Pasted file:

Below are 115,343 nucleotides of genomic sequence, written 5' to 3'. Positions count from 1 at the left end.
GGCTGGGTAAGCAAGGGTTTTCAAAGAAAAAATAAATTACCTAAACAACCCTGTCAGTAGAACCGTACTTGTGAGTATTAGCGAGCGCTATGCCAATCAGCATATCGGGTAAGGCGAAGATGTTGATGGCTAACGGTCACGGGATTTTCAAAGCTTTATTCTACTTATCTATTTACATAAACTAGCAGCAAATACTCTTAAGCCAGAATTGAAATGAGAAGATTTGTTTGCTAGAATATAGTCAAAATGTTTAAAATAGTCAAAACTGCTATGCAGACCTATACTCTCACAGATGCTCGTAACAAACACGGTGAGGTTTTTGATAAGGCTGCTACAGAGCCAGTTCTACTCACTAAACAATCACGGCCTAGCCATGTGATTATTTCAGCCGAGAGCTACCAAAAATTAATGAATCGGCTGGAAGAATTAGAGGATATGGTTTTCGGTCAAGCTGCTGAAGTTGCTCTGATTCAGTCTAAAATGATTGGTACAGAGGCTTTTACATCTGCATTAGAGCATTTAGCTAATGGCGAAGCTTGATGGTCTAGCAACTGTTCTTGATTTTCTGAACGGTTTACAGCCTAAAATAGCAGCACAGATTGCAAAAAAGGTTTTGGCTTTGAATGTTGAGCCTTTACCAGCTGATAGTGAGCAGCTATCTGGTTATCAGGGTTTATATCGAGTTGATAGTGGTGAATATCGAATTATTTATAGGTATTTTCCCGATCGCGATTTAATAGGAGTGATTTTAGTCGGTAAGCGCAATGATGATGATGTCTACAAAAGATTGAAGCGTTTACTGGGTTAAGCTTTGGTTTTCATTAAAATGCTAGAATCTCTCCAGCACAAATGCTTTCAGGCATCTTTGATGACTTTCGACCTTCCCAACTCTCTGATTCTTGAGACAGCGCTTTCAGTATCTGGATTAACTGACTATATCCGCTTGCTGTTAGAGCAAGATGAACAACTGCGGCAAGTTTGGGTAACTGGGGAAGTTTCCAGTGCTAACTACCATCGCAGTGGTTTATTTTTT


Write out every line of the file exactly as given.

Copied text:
Below are 115,343 nucleotides of genomic sequence, written 5' to 3'. Positions count from 1 at the left end.
GGCTGGGTAAGCAAGGGTTTTCAAAGAAAAAATAAATTACCTAAACAACCCTGTCAGTAGAACCGTACTTGTGAGTATTAGCGAGCGCTATGCCAATCAGCATATCGGGTAAGGCGAAGATGTTGATGGCTAACGGTCACGGGATTTTCAAAGCTTTATTCTACTTATCTATTTACATAAACTAGCAGCAAATACTCTTAAGCCAGAATTGAAATGAGAAGATTTGTTTGCTAGAATATAGTCAAAATGTTTAAAATAGTCAAAACTGCTATGCAGACCTATACTCTCACAGATGCTCGTAACAAACACGGTGAGGTTTTTGATAAGGCTGCTACAGAGCCAGTTCTACTCACTAAACAATCACGGCCTAGCCATGTGATTATTTCAGCCGAGAGCTACCAAAAATTAATGAATCGGCTGGAAGAATTAGAGGATATGGTTTTCGGTCAAGCTGCTGAAGTTGCTCTGATTCAGTCTAAAATGATTGGTACAGAGGCTTTTACATCTGCATTAGAGCATTTAGCTAATGGCGAAGCTTGATGGTCTAGCAACTGTTCTTGATTTTCTGAACGGTTTACAGCCTAAAATAGCAGCACAGATTGCAAAAAAGGTTTTGGCTTTGAATGTTGAGCCTTTACCAGCTGATAGTGAGCAGCTATCTGGTTATCAGGGTTTATATCGAGTTGATAGTGGTGAATATCGAATTATTTATAGGTATTTTCCCGATCGCGATTTAATAGGAGTGATTTTAGTCGGTAAGCGCAATGATGATGATGTCTACAAAAGATTGAAGCGTTTACTGGGTTAAGCTTTGGTTTTCATTAAAATGCTAGAATCTCTCCAGCACAAATGCTTTCAGGCATCTTTGATGACTTTCGACCTTCCCAACTCTCTGATTCTTGAGACAGCGCTTTCAGTATCTGGATTAACTGACTATATCCGCTTGCTGTTAGAGCAAGATGAACAACTGCGGCAAGTTTGGGTAACTGGGGAAGTTTCCAGTGCTAACTACCATCGCAGTGGTTTATTTTTT